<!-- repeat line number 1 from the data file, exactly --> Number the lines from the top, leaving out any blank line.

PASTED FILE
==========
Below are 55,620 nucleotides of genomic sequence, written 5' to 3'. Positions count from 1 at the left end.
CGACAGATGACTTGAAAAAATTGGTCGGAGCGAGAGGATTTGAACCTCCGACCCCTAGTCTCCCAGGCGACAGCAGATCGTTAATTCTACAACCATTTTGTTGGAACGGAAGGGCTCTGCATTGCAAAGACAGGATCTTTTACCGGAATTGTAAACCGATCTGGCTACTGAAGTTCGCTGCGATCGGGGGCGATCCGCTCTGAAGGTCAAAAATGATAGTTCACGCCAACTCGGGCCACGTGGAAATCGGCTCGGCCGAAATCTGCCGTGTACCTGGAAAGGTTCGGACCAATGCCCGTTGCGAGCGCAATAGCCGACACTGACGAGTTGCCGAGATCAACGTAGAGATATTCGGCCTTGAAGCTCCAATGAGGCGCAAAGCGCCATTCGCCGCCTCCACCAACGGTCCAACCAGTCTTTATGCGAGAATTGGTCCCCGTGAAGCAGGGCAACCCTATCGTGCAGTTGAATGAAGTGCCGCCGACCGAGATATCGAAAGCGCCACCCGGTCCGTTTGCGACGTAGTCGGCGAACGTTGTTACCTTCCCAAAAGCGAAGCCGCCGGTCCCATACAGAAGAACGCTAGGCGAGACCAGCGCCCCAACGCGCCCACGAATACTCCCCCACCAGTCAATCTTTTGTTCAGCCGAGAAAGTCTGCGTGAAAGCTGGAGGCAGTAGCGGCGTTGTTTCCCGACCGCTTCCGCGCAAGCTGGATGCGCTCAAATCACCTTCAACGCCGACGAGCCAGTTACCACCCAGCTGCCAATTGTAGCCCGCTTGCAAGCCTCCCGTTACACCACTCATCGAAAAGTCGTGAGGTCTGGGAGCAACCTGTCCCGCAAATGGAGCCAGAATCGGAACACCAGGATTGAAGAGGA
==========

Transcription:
Below are 55,620 nucleotides of genomic sequence, written 5' to 3'. Positions count from 1 at the left end.